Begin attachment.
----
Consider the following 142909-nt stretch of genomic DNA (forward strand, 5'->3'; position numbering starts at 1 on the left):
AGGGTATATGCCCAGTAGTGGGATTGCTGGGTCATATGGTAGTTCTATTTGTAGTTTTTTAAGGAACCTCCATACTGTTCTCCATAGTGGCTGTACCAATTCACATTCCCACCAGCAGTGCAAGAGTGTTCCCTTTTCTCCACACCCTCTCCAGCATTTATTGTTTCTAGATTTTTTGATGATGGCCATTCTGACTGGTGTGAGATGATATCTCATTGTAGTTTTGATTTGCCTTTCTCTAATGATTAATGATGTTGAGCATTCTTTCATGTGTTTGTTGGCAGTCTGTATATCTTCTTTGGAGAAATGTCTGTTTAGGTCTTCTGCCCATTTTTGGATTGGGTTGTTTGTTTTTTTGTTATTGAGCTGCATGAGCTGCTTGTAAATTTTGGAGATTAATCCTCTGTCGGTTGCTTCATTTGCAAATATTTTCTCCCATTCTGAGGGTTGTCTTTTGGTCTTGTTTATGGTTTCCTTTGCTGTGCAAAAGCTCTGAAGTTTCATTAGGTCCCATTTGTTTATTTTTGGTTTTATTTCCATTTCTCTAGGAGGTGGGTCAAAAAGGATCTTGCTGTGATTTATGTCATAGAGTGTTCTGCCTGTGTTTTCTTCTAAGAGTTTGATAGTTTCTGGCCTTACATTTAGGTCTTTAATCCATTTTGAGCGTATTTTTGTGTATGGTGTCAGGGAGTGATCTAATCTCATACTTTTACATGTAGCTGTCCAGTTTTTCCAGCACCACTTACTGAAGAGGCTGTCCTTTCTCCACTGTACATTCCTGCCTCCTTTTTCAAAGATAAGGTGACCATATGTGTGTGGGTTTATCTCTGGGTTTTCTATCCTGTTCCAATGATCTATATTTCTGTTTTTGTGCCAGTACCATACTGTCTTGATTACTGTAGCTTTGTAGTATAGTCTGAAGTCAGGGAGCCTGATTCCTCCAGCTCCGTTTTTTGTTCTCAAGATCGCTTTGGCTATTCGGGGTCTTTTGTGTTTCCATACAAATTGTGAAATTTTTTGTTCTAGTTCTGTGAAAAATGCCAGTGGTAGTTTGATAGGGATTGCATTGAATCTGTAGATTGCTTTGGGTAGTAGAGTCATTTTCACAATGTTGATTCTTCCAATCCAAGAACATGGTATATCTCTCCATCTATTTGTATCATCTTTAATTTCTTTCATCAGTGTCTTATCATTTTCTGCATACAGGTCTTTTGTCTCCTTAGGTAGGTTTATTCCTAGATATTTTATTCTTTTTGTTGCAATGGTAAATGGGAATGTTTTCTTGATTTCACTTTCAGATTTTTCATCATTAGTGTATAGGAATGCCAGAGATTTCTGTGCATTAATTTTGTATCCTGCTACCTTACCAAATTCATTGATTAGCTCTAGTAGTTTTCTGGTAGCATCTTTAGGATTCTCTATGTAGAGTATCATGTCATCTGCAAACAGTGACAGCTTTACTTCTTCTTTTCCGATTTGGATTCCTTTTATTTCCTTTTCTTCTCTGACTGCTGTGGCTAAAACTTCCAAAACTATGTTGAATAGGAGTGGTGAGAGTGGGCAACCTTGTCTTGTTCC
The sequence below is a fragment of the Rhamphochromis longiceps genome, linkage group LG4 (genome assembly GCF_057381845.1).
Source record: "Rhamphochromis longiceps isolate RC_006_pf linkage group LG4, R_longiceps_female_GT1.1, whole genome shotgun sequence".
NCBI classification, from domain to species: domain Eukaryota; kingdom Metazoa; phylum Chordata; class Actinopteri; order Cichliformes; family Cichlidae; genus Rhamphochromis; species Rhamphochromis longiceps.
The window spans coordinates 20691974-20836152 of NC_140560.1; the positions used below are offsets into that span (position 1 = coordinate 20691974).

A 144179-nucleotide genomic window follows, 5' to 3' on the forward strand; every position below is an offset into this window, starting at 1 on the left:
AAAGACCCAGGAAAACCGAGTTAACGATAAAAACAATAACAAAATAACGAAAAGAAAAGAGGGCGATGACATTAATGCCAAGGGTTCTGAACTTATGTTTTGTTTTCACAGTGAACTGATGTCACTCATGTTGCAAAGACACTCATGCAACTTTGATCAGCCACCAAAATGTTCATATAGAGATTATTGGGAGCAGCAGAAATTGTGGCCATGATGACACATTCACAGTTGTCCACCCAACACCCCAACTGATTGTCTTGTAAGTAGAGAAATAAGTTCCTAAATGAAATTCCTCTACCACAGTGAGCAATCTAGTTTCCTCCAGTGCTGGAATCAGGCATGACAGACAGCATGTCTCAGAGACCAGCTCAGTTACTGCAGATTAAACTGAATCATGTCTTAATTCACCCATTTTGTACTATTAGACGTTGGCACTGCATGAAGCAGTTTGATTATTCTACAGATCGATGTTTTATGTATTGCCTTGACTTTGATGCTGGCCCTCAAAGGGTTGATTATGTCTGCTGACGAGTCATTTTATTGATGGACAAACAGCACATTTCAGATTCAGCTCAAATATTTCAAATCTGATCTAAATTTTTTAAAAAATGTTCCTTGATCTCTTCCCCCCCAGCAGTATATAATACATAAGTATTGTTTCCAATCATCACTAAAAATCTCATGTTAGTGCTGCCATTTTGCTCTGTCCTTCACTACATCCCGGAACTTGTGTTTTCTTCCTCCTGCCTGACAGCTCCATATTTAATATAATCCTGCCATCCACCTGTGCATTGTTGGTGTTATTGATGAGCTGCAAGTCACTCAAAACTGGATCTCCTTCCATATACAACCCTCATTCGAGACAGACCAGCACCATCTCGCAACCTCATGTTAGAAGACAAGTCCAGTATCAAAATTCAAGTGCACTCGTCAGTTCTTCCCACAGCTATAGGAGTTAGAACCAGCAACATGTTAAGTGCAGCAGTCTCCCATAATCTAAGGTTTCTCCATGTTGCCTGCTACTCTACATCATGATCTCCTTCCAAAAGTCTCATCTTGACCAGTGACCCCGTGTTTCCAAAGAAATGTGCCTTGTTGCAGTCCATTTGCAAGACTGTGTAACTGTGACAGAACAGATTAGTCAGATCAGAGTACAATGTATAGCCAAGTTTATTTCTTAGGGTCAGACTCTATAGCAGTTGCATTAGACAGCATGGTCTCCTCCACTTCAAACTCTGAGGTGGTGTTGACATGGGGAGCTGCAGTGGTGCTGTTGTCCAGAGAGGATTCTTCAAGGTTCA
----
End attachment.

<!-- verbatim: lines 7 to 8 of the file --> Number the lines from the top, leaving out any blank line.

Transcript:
A 144179-nucleotide genomic window follows, 5' to 3' on the forward strand; every position below is an offset into this window, starting at 1 on the left:
AAAGACCCAGGAAAACCGAGTTAACGATAAAAACAATAACAAAATAACGAAAAGAAAAGAGGGCGATGACATTAATGCCAAGGGTTCTGAACTTATGTTTTGTTTTCACAGTGAACTGATGTCACTCATGTTGCAAAGACACTCATGCAACTTTGATCAGCCACCAAAATGTTCATATAGAGATTATTGGGAGCAGCAGAAATTGTGGCCATGATGACACATTCACAGTTGTCCACCCAACACCCCAACTGATTGTCTTGTAAGTAGAGAAATAAGTTCCTAAATGAAATTCCTCTACCACAGTGAGCAATCTAGTTTCCTCCAGTGCTGGAATCAGGCATGACAGACAGCATGTCTCAGAGACCAGCTCAGTTACTGCAGATTAAACTGAATCATGTCTTAATTCACCCATTTTGTACTATTAGACGTTGGCACTGCATGAAGCAGTTTGATTATTCTACAGATCGATGTTTTATGTATTGCCTTGACTTTGATGCTGGCCCTCAAAGGGTTGATTATGTCTGCTGACGAGTCATTTTATTGATGGACAAACAGCACATTTCAGATTCAGCTCAAATATTTCAAATCTGATCTAAATTTTTTAAAAAATGTTCCTTGATCTCTTCCCCCCCAGCAGTATATAATACATAAGTATTGTTTCCAATCATCACTAAAAATCTCATGTTAGTGCTGCCATTTTGCTCTGTCCTTCACTACATCCCGGAACTTGTGTTTTCTTCCTCCTGCCTGACAGCTCCATATTTAATATAATCCTGCCATCCACCTGTGCATTGTTGGTGTTATTGATGAGCTGCAAGTCACTCAAAACTGGATCTCCTTCCATATACAACCCTCATTCGAGACAGACCAGCACCATCTCGCAACCTCATGTTAGAAGACAAGTCCAGTATCAAAATTCAAGTGCACTCGTCAGTTCTTCCCACAGCTATAGGAGTTAGAACCAGCAACATGTTAAGTGCAGCAGTCTCCCATAATCTAAGGTTTCTCCATGTTGCCTGCTACTCTACATCATGATCTCCTTCCAAAAGTCTCATCTTGACCAGTGACCCCGTGTTTCCAAAGAAATGTGCCTTGTTGCAGTCCATTTGCAAGACTGTGTAACTGTGACAGAACAGATTAGTCAGATCAGAGTACAATGTATAGCCAAGTTTATTTCTTAGGGTCAGACTCTATAGCAGTTGCATTAGACAGCATGGTCTCCTCCACTTCAAACTCTGAGGTGGTGTTGACATGGGGAGCTGCAGTGGTGCTGTTGTCCAGAGAGGATTCTTCAAGGTTCA